I first learned to garden in South Africa. My friend Sally Young has the most amazing green fingers and her gardens have always been lush and full of glorious scented flowers. I have many wonderful memories of lazy afternoons spent sitting on the verandah overlooking Sal’s impressive work. She has the knack of creating gardens that are multi-dimensional. They are the kinds of places that are relaxing; where you can just enjoy being outside in beautiful surroundings. But at the same time you know that the person who designed it really knows what they are doing – Sally’s knowledge of plants constantly amazes me.
Last April when I visited South Africa, I saw her newest garden. It wasn’t the best day to see it. The weather wasn’t marvellous and so it wasn’t being seen in the best light. But nevertheless, it made me wish I was there for more than a couple of days, just so I could have more time sitting chatting with my friend in her glorious garden again.
Growing conditions in South Africa are more than a little different from those in England. When I first arrived I was accustomed to being able to pop a plant into the ground and leave it there year round. The idea of lifting plants every year, putting them carefully in a greenhouse and then planting them out again every spring was completely alien to me. In Johannesburg, a plant get settled in and there it stays. At least that’s how it always was in my garden. Not only that, I had to get to grips with not having some of my favourite plants available here (unless grown in a conservatory), and the growing season is so much shorter than it is in the sunny south. I found the concept of re-learning my garden-craft all rather daunting.
It took a while, but once I got into it I discovered some rather lovely new plants I hadn’t seen before – some that don’t grow in Africa and some that just hadn’t hit the garden centres there. While the growing season might be shorter, the pace at which things shoot up when spring arrives is staggering. At this time of year, I find myself wanting to wander out on a daily basis to see what new shoots have appeared. There’s a wonderful sense of promise, and anticipation of a glorious summer ahead.
About five years ago we started opening our garden for various charity events. Up to that point I didn’t think it was good enough to be shared with the public. It took the preceding decade to get it to develop enough character and depth to be interesting. There’s something very gentle and quietly inspiring about wandering around a garden you’ve not seen before. People come along for a cup of tea and a slice of cake, and they chat about plants, ask how we’ve done certain things, or just enjoy the atmosphere. Every time we open, I think of Sally’s garden and how much pleasure I’ve had sitting quietly talking, in comfy wicker chairs, with her dogs lying in the shade around us.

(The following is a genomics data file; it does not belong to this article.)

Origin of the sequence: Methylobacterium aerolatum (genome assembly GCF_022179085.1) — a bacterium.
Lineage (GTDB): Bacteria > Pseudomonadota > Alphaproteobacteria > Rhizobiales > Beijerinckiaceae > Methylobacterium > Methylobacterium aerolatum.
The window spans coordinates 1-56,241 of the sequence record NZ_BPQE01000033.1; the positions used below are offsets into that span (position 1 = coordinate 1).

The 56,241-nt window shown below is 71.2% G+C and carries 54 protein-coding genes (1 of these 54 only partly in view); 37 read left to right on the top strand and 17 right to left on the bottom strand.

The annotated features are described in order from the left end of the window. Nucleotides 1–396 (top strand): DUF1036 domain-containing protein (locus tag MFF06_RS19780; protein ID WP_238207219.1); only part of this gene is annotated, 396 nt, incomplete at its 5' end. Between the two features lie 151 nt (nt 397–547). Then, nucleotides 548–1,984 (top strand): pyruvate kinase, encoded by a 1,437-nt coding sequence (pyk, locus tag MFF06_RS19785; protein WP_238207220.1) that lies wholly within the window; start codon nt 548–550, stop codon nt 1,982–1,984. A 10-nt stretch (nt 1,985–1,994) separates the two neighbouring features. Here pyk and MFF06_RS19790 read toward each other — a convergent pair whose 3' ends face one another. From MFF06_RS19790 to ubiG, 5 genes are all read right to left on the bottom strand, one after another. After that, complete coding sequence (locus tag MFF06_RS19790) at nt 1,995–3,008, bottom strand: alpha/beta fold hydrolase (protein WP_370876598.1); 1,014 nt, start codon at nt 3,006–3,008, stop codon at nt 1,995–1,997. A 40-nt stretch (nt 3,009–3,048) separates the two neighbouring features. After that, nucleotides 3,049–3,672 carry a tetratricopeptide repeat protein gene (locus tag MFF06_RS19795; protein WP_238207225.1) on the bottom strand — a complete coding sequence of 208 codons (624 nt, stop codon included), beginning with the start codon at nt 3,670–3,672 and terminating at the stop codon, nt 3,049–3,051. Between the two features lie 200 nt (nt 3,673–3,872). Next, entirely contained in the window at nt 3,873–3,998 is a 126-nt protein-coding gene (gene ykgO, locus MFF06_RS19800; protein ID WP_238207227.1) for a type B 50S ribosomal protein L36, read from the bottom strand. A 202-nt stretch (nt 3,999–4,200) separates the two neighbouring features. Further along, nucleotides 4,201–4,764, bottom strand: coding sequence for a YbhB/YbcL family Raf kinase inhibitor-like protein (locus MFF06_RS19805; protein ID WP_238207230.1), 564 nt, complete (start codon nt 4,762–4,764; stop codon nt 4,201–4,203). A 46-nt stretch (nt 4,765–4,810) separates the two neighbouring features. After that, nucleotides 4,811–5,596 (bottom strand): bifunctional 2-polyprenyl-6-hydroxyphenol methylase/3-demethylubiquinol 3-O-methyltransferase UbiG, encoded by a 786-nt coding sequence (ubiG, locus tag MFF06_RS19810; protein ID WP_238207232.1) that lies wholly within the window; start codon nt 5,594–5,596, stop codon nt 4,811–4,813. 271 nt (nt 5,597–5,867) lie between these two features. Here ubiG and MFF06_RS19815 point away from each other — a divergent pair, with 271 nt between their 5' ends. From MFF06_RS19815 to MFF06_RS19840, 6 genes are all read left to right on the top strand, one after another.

I must confess to being a fair weather gardener. My garden is severely neglected in the winter months and only when conditions improve do I get out and start tidying up. I’ve never been energetic enough to set up a greenhouse and lift plants over winter. In my garden everything just has to fend for itself. But we’ve now managed to create a space that is full of exciting layers of colour through the summer, but also has a calmness and a relaxed feel to it.
This year we’ve already had a Sunday afternoon for Help for Heroes. We’ve scheduled days for Rosie in Stitches and for Médecins Sans Frontières. On each of these Sunday afternoons we’ll have a small group of people wander over and join us. We’ll spend a pleasant couple of hours in the garden, and the charity will get a little financial support as a result. To my mind, a very pleasant way to spend an afternoon. And then on 19th June we’ll have our National Garden Scheme day when we may have 200 people through the garden in the space of 4 hours. These are people who take a real interest in gardening and sometimes ask quite challenging questions. I’ll need to have my plant books ready and will be wishing I had Sally’s vast encyclopedic knowledge in my head too.
This year I’ll be taking pictures at the end of each month to record the progress through the summer. Here are April’s photos.
Now I’m off to water the plants.